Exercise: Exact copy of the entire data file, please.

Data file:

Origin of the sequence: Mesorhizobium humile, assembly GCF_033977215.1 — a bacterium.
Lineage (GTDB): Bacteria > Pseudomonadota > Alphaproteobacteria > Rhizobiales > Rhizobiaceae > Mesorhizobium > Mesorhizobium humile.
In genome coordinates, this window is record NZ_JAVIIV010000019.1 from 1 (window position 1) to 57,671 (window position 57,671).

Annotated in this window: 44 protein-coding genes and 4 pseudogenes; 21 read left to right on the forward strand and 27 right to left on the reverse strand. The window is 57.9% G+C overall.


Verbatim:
Origin of the sequence: Mesorhizobium humile, assembly GCF_033977215.1 — a bacterium.
Lineage (GTDB): Bacteria > Pseudomonadota > Alphaproteobacteria > Rhizobiales > Rhizobiaceae > Mesorhizobium > Mesorhizobium humile.
In genome coordinates, this window is record NZ_JAVIIV010000019.1 from 1 (window position 1) to 57,671 (window position 57,671).

Annotated in this window: 44 protein-coding genes and 4 pseudogenes; 21 read left to right on the forward strand and 27 right to left on the reverse strand. The window is 57.9% G+C overall.